We’ve talked about this concept before, in our article about building the ability to work hard, but it’s an important enough topic that we can shine light on it again. Maybe you want more toned arms, but only someone that doesn’t care about your health would have you ignore training your legs as well. Maybe you only care about having visible abs, but that doesn’t mean that becoming stronger isn’t a good idea, and little do you know, a lot of your goals, and our goals for you go hand in hand. A lot of times clients will say something to the effect of “I want to do 3 days of cardio and 2 days of lifting.” But that’s not how fitness works. If you want to do cardio for the sake of doing it, you don’t need to pay us any money. Go do it. You tell us the goal, and we tell you the best way to get there. You may not understand what heavy tempo squats have to do with running an obstacle course race until you easily absorb the impact of running down a mountain. You may not understand what doing pull-ups has to do with weight loss until you don’t just see the inches drop off of your waist, but your arms become more defined as well. You may not understand why you’re doing bench presses when your goal is to clean & jerk more until you realize that with more shoulder stability it’s easier to lock the bar overhead.



It begs the question, why don’t we just tell people this? The simple answer: They don’t believe us. In fact there are people that don’t even walk through our doors in the first place because they think they know what we do, and they think that what we do is not what they need to do. That’s okay. Honestly we don’t really want to train those people anyway. We want to train people who want to be in our facility and our committed to making change, but also respect our experience, and our proven results. The people that think they know…well if they are experts, why haven’t their methods brought them to where they want to be? People always have a reason to not believing us. I’m well aware that I myself do not look like your typical “personal trainer” (although I certainly used to), but that’s only one of the many excuses people will use before even trying our services. If I was I was ripped the excuse would be “oh he’s always been like that, he has no idea what it’s like to be overweight,” or something to that effect. Because I’m a man, it’s always I don’t understand a woman’s metabolism, if I was a woman the reason would be the opposite, I would have no idea how to train men. But an oncologist doesn’t have to have cancer to be able to learn about how to treat it, and then effectively implement those methods. In an analogy closer to the actual topic, take coaches like Tudor Bompa, Dr. Michael Yessis, or world renowned strength coach Charles Poliquin. All three of them have produced champions (sometimes of the world or Olympic levels) in sports ranging from wrestling, to rowing, to track, to volleyball and so on, but ask any one of them, and they were never champions in those sports themselves, many of them have never played those sports professionally or even recreationally.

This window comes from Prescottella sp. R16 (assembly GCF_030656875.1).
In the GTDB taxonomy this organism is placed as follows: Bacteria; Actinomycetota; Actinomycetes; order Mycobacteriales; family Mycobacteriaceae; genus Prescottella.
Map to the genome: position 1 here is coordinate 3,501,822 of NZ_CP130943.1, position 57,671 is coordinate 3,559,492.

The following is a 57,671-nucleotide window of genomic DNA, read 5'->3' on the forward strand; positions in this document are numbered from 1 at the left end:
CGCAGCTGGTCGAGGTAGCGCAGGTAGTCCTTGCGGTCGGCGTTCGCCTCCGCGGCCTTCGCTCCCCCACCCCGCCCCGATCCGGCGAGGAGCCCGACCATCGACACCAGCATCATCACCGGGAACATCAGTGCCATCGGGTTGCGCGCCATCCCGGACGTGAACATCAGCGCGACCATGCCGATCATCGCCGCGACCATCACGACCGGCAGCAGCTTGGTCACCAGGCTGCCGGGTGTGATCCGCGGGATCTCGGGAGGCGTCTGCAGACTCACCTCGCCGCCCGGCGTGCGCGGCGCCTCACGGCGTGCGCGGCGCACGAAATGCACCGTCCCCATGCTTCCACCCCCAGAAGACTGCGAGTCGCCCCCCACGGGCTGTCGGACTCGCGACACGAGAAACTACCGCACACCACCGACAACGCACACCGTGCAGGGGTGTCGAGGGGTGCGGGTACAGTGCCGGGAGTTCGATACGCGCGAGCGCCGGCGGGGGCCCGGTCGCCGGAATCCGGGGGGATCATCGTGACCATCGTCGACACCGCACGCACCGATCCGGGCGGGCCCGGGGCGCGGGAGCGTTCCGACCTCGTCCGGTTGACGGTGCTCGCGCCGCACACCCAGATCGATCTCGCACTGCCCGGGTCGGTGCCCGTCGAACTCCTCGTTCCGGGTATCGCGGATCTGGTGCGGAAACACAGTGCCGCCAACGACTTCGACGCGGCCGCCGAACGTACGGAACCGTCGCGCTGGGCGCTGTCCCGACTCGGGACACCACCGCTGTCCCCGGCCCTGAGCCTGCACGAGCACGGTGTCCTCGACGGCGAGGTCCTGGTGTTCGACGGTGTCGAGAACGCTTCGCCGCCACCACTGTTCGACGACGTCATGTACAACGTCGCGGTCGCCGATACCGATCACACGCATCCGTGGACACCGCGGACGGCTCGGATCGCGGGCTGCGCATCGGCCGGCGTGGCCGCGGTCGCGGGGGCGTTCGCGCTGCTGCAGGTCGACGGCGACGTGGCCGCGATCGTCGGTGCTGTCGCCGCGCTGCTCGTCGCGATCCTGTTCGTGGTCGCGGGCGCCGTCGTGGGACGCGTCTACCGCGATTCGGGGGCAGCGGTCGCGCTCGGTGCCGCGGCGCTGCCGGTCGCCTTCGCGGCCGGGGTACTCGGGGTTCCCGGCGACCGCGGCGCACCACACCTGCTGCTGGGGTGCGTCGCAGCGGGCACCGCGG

A great coach knows the science of the human body, its energy systems, how it moves, and how it responds to different physical stressors. They use this knowledge to apply effective training programs, and fill gaps in your fitness, because gaps, no matter how indirectly related to your goals, will come back to bite you eventually, or at least will slow you down greatly if you’re not careful. Unless you’re a high level or professional athlete, your health must come first, and our hidden agenda is to make you a strong, safe, and healthy individual, right along side getting you to your goals. So try us out, trust our experience, and achieve your goals!


Dr. Brett Scott


Arkitect Fitness

“We Help Athletes And Active Adults
Lose Weight, Get Fit, And Optimize Performance.”